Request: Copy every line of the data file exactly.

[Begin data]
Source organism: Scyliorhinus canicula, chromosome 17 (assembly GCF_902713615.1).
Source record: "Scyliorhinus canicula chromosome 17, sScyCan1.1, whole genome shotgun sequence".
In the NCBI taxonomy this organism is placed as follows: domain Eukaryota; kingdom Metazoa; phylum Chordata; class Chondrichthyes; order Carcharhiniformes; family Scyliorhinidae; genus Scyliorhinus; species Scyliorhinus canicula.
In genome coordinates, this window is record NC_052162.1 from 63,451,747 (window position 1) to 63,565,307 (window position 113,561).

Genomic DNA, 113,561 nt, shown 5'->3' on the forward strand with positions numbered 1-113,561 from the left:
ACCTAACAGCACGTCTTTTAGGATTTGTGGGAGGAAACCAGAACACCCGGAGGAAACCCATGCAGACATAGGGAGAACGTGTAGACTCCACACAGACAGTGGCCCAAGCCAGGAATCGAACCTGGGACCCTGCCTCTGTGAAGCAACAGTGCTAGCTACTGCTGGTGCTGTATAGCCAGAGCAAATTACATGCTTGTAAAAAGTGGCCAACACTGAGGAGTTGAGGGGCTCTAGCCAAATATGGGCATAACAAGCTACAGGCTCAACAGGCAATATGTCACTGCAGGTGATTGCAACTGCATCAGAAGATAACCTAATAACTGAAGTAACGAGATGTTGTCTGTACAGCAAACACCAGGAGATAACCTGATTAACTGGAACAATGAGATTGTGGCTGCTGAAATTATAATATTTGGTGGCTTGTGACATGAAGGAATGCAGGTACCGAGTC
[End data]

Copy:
Source organism: Scyliorhinus canicula, chromosome 17 (assembly GCF_902713615.1).
Source record: "Scyliorhinus canicula chromosome 17, sScyCan1.1, whole genome shotgun sequence".
In the NCBI taxonomy this organism is placed as follows: domain Eukaryota; kingdom Metazoa; phylum Chordata; class Chondrichthyes; order Carcharhiniformes; family Scyliorhinidae; genus Scyliorhinus; species Scyliorhinus canicula.
In genome coordinates, this window is record NC_052162.1 from 63,451,747 (window position 1) to 63,565,307 (window position 113,561).

Genomic DNA, 113,561 nt, shown 5'->3' on the forward strand with positions numbered 1-113,561 from the left:
ACCTAACAGCACGTCTTTTAGGATTTGTGGGAGGAAACCAGAACACCCGGAGGAAACCCATGCAGACATAGGGAGAACGTGTAGACTCCACACAGACAGTGGCCCAAGCCAGGAATCGAACCTGGGACCCTGCCTCTGTGAAGCAACAGTGCTAGCTACTGCTGGTGCTGTATAGCCAGAGCAAATTACATGCTTGTAAAAAGTGGCCAACACTGAGGAGTTGAGGGGCTCTAGCCAAATATGGGCATAACAAGCTACAGGCTCAACAGGCAATATGTCACTGCAGGTGATTGCAACTGCATCAGAAGATAACCTAATAACTGAAGTAACGAGATGTTGTCTGTACAGCAAACACCAGGAGATAACCTGATTAACTGGAACAATGAGATTGTGGCTGCTGAAATTATAATATTTGGTGGCTTGTGACATGAAGGAATGCAGGTACCGAGTC